Religious and Heritage Tourism as a Development Strategy in India
The concept of national independence and sustainability in many countries of the global south is a very important subject of debate ad necessity prevalent in the subject of international development sociology today. The Structural Adjustment Programs (SAPs) designed and implemented by the IMF and World Bank in the twentieth century to cause underdeveloped countries to develop and modernize in the likeness of world powers like Spain, Britain and America yielded primarily negative results. Some of these results being high levels of inflation increase in high school drop-outs, devaluation of currencies and reduction of farmers’ incomes due to agricultural trade reforms. These effects were experienced by mostly countries in the Sub-Saharan region of Africa like Rwanda, Ghana, and even some low- income countries in Asia like India also.
However, the purpose of this article is to explore religious and heritage tourism as a strategy for developing economies in these reviving nations who endured the hardships of the negative effects of the SAPs specifically India. According to MacCannell (1992:1), ‘‘Tourism is not just an aggregate of merely commercial activities; it is also an ideological framing of history, nature and tradition; a framing that has the power to reshape culture and nature to its own needs.’’ By encouraging the contribution of tourism to the national economy, India has stepped away from the class of low income country defined by the policies of the SAPs because tourism has a multiplier effect. This multiplier effect is experienced now because more emphasis is being placed on preserving the cultural and spiritual landmarks and heritage of India given that the ‘smokeless’ industry of tourism has opened its doors to employ more locals at the primary and secondary levels in the nation. Most importantly, a huge stream of revenue is generated from the Western tourists who come to admire the magnificent beauty of nature and sanctity life in its full splendor that exists through the numerous religions in India.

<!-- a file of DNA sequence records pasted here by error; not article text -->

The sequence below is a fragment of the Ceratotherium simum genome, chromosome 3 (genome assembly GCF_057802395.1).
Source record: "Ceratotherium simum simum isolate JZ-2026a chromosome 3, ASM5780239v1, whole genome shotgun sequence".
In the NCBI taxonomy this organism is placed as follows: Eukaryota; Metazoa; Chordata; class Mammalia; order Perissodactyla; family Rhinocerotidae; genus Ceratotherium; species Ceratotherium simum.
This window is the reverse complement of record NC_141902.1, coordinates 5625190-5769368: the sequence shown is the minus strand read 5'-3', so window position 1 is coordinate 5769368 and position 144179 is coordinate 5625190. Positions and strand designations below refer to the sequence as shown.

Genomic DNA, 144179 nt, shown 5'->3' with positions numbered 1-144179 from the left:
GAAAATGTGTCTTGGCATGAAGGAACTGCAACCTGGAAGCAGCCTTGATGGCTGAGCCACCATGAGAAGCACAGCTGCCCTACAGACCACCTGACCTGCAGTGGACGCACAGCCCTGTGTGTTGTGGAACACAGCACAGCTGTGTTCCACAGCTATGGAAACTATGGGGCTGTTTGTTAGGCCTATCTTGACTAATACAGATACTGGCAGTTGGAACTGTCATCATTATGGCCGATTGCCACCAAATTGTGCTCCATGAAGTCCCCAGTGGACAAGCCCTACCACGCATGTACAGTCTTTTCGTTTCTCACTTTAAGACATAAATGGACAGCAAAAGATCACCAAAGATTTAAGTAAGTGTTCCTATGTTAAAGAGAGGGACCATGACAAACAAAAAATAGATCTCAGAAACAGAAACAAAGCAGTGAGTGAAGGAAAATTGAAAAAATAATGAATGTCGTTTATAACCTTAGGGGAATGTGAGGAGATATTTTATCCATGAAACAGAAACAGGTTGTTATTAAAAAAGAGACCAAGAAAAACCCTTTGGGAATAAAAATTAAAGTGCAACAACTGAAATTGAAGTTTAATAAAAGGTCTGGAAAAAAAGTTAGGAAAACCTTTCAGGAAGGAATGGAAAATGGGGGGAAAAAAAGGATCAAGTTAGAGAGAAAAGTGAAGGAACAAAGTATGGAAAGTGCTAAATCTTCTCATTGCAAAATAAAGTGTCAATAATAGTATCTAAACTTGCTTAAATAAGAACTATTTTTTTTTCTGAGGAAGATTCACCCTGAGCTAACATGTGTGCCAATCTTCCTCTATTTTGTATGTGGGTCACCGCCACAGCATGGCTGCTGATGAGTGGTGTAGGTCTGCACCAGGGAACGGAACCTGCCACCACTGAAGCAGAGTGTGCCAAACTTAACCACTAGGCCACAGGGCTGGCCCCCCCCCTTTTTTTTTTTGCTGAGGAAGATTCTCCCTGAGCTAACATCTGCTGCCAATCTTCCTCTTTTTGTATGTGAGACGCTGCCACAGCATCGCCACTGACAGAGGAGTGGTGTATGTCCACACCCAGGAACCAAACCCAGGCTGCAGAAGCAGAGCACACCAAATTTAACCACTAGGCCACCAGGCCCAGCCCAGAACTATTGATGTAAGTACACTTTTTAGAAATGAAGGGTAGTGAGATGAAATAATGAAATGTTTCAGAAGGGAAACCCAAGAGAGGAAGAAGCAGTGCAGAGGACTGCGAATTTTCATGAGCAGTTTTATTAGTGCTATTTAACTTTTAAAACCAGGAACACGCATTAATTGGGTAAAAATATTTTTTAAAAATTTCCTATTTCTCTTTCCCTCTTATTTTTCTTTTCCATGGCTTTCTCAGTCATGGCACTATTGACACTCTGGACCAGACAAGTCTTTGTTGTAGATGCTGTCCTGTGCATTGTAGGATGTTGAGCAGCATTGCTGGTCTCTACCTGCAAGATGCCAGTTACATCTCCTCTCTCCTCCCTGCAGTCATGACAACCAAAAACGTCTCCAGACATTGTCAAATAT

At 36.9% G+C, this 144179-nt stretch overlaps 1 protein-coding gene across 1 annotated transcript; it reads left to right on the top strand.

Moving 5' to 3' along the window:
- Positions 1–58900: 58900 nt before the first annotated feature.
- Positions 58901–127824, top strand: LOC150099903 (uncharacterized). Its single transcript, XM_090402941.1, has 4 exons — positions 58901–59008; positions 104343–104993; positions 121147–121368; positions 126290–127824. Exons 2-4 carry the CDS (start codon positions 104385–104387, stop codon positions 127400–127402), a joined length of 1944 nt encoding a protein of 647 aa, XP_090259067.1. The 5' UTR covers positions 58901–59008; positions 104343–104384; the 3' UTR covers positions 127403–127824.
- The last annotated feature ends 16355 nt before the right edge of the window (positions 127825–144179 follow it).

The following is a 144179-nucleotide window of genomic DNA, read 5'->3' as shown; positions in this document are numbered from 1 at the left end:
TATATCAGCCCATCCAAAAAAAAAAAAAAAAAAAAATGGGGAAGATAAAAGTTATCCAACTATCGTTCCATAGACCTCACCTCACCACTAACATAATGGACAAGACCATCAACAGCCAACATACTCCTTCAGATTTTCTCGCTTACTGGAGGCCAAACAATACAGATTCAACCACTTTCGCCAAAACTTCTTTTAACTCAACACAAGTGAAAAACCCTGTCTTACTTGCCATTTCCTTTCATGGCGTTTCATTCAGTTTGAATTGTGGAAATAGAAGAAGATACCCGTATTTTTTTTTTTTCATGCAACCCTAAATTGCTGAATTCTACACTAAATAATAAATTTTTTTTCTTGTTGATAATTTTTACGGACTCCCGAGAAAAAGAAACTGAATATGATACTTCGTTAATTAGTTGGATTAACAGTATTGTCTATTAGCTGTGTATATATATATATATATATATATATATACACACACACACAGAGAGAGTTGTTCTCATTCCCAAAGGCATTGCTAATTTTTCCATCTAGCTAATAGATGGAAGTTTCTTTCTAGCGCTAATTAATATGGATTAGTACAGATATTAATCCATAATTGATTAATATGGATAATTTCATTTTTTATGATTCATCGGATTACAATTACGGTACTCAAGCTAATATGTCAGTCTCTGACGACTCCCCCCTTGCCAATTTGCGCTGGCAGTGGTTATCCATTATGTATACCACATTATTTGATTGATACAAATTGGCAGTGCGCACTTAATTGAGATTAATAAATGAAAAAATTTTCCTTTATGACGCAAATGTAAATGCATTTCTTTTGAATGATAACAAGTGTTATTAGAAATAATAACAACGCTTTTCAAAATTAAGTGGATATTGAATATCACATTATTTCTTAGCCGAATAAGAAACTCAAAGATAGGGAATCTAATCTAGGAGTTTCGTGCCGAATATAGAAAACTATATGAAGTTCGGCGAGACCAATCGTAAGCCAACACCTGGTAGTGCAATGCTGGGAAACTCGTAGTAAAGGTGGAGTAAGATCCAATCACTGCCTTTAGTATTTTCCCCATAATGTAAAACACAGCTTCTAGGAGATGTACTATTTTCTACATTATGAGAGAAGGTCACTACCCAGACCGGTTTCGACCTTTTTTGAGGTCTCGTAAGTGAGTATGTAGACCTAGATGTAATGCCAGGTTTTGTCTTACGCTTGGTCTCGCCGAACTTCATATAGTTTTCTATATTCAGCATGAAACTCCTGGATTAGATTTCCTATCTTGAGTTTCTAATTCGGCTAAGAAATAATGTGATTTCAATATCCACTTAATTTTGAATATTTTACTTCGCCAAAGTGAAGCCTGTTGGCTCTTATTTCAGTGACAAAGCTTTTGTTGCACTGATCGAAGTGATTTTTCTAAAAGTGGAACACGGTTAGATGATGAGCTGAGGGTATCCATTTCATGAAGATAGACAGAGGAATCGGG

Ethnical diverse societies normally have a propensity for fragmentation but the reverse is the case with India. The governments here have tried to build a sense of nation by uniting diverse groups of the country; however, identity in India is centered around smaller groups based on religion, cultural and linguistic identity. Among these, religious and spiritual identity proves to be the most prominent. In India, so many religions like Hinduism, Buddhism, Jainism, Sikhism, Islam and Christianity co-exist and it is this spirit of preserving and promoting every religious relic available (which might have thrived through the harsh years of colonialism) that counts India among the most sought after countries for tourists when it comes to personal and spiritual replenishment and attraction sites.